Infection triggered by smallpox vaccine, passed to sex partner
According to a report published in the online issue of the CDC’s Morbidity and Mortality, smallpox vaccinated man passes a milder infection to sex partner. The report draws attention to the fact that vaccinia virus can be passed from one person to another, especially if the wound on vaccination is neglected.
Smallpox is a contagious viral infection with high rate of mortality and millions of victims made in the past. In fact, smallpox is the only infectious disease which is known to have been eradicated by the use of smallpox vaccine, and since 1977 there have not been reported any more cases of smallpox. The disease is characterized by generalized maculopapular rash and fluid-filled blisters that burst. These lesions get infected and complications that occur are mainly due to these infections.
The first remedy to treat smallpox infection was variolation, that is inoculation of powdered smallpox scabs to infected individuals. If successful, variolation could eradicate the disease, because it triggered long-lasting immunity. But the method have been abandoned because there was the risk of infection. Over time, people have noticed that the same immunity can be given by the inoculation of material from a cowpox lesion. Cowpox is part of the same family of viruses as smallpox and the inoculation was called vaccine (from the Latin word Vacca). Later, cowpox used in vaccine against smallpox was replaced by another from the same family, but with other genome: the vaccinia virus. So smallpox vaccine does not contain smallpox virus and therefore cannot cause smallpox.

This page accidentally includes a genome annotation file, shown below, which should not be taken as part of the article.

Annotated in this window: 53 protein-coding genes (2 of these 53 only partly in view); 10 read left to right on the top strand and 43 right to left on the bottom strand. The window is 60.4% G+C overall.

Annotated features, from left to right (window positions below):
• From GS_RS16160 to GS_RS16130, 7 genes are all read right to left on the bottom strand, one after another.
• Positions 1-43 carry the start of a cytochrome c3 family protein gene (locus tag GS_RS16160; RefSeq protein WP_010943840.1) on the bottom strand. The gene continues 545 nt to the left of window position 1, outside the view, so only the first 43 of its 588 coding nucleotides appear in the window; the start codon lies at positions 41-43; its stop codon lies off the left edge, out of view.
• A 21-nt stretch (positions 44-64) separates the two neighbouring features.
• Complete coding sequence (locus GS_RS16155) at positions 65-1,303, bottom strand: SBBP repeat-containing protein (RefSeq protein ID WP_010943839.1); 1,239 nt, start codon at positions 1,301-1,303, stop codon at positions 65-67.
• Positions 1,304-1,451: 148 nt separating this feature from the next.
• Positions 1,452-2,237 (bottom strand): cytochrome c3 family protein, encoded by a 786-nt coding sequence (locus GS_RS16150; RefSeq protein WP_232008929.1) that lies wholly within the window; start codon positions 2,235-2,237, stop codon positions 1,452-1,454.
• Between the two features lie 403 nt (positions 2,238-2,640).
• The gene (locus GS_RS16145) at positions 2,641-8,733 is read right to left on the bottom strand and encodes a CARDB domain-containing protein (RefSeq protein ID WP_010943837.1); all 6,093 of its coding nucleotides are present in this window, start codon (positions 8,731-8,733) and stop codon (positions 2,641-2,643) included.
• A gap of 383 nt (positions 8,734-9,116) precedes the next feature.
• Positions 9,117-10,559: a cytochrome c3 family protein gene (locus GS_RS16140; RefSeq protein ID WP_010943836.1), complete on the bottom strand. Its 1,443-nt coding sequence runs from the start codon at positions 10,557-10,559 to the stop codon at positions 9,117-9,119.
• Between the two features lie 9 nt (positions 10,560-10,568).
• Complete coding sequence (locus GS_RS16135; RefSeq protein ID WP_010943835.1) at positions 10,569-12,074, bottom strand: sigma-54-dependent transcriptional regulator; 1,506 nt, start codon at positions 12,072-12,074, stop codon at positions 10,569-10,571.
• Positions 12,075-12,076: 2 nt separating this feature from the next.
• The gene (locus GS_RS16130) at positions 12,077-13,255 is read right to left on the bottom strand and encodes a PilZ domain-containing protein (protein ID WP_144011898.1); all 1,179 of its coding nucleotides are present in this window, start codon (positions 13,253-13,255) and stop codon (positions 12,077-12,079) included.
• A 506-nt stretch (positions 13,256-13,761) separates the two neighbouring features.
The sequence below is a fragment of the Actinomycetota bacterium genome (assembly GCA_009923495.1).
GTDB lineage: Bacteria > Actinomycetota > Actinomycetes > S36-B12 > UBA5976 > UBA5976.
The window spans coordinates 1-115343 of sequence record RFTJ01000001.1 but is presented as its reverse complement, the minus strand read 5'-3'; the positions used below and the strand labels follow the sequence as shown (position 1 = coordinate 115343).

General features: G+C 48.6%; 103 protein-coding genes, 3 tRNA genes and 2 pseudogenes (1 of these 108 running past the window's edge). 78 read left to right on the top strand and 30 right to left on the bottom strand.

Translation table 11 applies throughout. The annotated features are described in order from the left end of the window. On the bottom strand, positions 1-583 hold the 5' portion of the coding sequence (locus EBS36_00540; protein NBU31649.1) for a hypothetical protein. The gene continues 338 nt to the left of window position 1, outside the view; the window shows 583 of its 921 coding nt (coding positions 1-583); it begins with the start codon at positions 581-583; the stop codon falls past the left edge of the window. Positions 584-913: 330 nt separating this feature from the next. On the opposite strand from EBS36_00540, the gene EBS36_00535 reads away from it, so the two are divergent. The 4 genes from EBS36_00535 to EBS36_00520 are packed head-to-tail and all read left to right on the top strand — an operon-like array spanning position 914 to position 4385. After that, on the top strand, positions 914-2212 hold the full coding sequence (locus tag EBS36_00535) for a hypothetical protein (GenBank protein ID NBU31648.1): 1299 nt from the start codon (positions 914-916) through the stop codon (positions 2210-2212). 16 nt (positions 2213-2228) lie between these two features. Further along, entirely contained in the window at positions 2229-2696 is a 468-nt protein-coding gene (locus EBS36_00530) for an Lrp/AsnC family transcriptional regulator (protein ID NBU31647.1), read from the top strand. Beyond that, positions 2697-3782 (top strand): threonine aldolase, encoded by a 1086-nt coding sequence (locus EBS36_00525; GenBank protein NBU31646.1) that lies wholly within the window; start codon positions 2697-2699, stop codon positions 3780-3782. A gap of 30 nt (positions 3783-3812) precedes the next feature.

Dr. Marc Siegel, a clinical associate professor of medicine at NYU Langone Medical Center in New York City, said the smallpox vaccine is a live-virus vaccine and it is known that can cause infections in humans, but not smallpox itself. He added that the virus used in the smallpox vaccine is a kissing cousin of smallpox that can be transmitted in certain circumstances. Because smallpox has been eradicated since 1977, smallpox vaccine is used today only in people who could be involved in acts of bioterrorism.
Recently, a report reveals that a 24-year-old man presented to the hospital for a rash, anal sores and some similar lesions on the lips. The cause incriminated for these symptoms was the sexual contact with a man who had been vaccinated against smallpox. The patient healed without complications, but after this incident there was another man with similar injuries who had contact with the latter. It seems that the lesions were caused by vaccinia virus. Also, the patient was treated and evolution was good, without any complications. The vaccinated man confirmed that the first patient was his only sexual partner within the first 30 days after vaccination.
It is not entirely new that vaccinia virus can be passed from one person to another, especially if the wound left by vaccination, still incompletely closed, is not covered.